Fareit troyan sent by mail that steals passwords from FTP services and browsers


This report presents the analysis of a variant of the Fareit family. This malware has characteristics of dropper because it contains a malicious batch script that is created and executed on the infected computer, and of spyware, as it collects information of the accounts stored on the FTP applications, browsers and email clients of the users without their consent.



The malware discussed in this report was sent by a colleague, who told us that the sample had been collected by a FireEye appliance of his company and that, at the time of sending it to the Malware Analysis Team of UNAM-CERT, was detected as malicious by few antivirus engines.

Below are some details of the sample “ORD 119076 AAB-6674 KARAK-096.exe”:


MD5 Hash: e50372a14010dbba9260914597c615d5

SHA1: 4a52dfea387bfec400927c81280f6a84174659f1

SHA256: 3fc642a5908d7f25880290b43f795ba4cda120440743b12631df94de6f661875

Packed: No


The VirusTotal report can be found on this link.



After executing the sample, the following process tree was created:

ORD 119076 AAB-6674 KARAK-096.exe





File System Activity

The sample creates a file with “bat” extension and a name formed by 7 or 8 random numbers on the path C:\Users\<usuario>\AppData\Local\Temp\. Each time the sample is executed it creates the same file but with a different name, as observed on the image below:


This file contains a cycle that repeats until the file which name is stored in %1 gets deleted. %1 is the first parameter passed to the bat file by command line. It then tries to delete the file referenced by %0, which contains the name of the bat file, i.e., it attempts to delete itself.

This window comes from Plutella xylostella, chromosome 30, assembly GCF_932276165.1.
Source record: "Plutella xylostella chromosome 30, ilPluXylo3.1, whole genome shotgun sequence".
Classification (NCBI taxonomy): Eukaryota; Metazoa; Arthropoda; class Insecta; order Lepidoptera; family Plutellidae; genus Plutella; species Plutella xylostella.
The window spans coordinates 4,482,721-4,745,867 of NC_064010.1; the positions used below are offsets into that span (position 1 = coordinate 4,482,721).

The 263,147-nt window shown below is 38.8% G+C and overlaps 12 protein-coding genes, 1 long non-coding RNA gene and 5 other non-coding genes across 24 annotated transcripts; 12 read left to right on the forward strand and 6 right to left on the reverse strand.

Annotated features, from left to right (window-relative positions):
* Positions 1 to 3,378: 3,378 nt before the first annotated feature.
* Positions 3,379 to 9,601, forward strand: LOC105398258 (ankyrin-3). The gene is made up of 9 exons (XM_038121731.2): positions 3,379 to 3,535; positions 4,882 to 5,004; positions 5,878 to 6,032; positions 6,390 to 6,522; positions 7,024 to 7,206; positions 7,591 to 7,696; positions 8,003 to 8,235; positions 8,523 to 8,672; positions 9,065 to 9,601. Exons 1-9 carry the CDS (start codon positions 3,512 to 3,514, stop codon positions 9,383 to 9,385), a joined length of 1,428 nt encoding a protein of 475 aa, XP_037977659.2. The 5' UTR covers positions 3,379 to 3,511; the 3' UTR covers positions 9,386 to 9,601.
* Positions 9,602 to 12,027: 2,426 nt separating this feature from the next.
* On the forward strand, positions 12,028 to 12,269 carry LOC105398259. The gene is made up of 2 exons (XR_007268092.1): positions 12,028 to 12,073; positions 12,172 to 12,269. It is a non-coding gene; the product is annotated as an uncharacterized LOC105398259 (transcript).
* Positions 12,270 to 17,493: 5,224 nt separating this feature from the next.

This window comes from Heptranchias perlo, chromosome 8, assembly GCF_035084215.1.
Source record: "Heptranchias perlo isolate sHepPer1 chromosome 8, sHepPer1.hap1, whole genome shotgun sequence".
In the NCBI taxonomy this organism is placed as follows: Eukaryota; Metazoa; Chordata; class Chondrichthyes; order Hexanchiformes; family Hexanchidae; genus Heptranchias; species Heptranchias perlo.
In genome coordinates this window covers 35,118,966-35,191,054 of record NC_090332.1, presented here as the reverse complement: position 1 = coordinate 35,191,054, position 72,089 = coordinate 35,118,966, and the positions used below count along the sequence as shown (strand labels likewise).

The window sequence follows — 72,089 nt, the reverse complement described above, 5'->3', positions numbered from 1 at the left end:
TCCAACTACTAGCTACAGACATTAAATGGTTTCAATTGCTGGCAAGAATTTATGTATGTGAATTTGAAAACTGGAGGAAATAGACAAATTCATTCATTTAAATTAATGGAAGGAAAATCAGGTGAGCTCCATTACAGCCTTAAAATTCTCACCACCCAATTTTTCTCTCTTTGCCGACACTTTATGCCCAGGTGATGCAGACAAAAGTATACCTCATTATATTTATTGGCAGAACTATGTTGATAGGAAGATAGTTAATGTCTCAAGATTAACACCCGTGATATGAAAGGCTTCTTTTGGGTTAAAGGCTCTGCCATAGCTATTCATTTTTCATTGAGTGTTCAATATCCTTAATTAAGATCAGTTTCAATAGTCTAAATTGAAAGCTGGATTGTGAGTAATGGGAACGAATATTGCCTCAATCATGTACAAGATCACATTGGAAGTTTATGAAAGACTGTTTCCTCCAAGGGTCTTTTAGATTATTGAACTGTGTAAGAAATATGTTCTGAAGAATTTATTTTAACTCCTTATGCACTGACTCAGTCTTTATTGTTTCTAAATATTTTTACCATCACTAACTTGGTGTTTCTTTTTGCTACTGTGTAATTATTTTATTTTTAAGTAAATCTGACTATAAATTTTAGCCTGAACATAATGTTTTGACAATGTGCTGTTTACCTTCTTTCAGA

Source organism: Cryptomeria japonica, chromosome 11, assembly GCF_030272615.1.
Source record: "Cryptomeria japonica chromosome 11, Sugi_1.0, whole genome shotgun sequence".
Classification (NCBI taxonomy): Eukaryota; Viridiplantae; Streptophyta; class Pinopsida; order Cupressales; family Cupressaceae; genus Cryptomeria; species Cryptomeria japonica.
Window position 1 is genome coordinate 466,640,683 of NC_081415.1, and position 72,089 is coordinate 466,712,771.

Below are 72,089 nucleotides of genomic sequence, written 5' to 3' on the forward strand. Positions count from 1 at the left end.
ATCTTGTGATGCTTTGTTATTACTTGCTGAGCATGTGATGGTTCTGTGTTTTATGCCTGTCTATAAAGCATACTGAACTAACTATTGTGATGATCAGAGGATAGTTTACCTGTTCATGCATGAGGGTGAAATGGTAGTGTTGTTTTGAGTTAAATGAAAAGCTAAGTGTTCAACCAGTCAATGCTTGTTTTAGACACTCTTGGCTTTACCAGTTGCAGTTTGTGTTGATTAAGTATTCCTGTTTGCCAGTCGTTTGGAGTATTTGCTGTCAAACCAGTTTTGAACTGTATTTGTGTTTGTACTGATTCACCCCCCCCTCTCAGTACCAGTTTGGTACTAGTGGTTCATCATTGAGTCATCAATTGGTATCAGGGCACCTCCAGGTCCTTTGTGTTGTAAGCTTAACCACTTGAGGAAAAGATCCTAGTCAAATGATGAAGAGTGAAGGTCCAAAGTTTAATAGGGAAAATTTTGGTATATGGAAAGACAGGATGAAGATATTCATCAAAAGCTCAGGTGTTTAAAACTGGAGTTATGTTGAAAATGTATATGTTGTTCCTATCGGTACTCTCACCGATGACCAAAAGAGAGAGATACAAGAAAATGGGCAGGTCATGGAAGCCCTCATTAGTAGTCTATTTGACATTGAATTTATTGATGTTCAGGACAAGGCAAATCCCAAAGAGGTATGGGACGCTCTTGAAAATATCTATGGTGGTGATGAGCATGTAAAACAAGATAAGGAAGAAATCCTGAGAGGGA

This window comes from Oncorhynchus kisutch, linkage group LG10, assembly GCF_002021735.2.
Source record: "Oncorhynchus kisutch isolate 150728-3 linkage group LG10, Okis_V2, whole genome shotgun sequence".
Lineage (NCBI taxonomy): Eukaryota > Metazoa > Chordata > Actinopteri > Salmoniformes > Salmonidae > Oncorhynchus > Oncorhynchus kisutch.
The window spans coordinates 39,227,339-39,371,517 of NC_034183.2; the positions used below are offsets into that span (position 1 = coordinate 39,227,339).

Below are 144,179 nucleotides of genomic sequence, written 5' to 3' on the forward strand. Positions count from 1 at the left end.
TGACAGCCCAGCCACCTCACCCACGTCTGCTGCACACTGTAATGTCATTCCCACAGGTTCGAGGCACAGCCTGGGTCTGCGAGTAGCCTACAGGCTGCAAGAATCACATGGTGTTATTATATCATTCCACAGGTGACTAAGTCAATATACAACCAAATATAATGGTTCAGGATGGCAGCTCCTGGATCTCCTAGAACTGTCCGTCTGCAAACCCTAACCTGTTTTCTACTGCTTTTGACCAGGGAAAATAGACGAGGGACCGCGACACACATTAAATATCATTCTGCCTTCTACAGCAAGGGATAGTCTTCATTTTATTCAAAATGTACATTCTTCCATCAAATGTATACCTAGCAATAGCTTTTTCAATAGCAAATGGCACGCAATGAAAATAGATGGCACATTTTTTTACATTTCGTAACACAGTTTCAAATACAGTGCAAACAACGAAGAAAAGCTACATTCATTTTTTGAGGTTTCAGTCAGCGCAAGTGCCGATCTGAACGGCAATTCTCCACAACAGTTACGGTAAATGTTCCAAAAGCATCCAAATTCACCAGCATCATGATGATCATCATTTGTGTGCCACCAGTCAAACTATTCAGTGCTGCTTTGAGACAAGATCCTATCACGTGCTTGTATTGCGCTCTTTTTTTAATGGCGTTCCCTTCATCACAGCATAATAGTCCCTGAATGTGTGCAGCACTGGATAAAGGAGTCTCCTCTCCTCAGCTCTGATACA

On the following image it can be observed that is the process cmd.exe the one that executes the bat file and that it passes as parameter the path of the file svchost.exe. In other words, the script tries to delete the file C:\Windows\system32\svchost.exe and then itself, as mentioned above.



It also creates two temporal files in C:\Users\<user>\AppData\Local\Temp and copies the content of the first file into the second.


The trojanized process svchost.exe makes a recursive search in the directories C:\Users\<user>\AppData\Roaming\ and C:\ProgramData trying to find the FTP applications installed on the computer.


It also attempts to get the files that contain the passwords stored by the user related to the following applications:

* E-mail

  • Windows Mail
  • Becky Internet Mail
  • PocoMail
  • Bat! Mail
  • Outlook


* Browsers

  • Bromium
  • Nichrome
  • Comodo Dragon
  • RockMelt


Windows Registry Activity

The sample creates the following registry key during its installation:


And continues the search of installed FTP software on the registry keys.


The full list of applications searched by this malicious program is below:

CuteFTP 6 Home VanDyke Software FTP Server de RhinoSoft
CuteFTP 6 Professional FTP Rush LeechFTP
CuteFTP 7 Home Web Site Publisher by Brian FTPGetter
CuteFTP 7 Professional Cryer ALFTP
CuteFTP 8 Home BitKinex AceFTP de Visicom Media
CuteFTP 8 Professional ExpanDrive BlazeFtp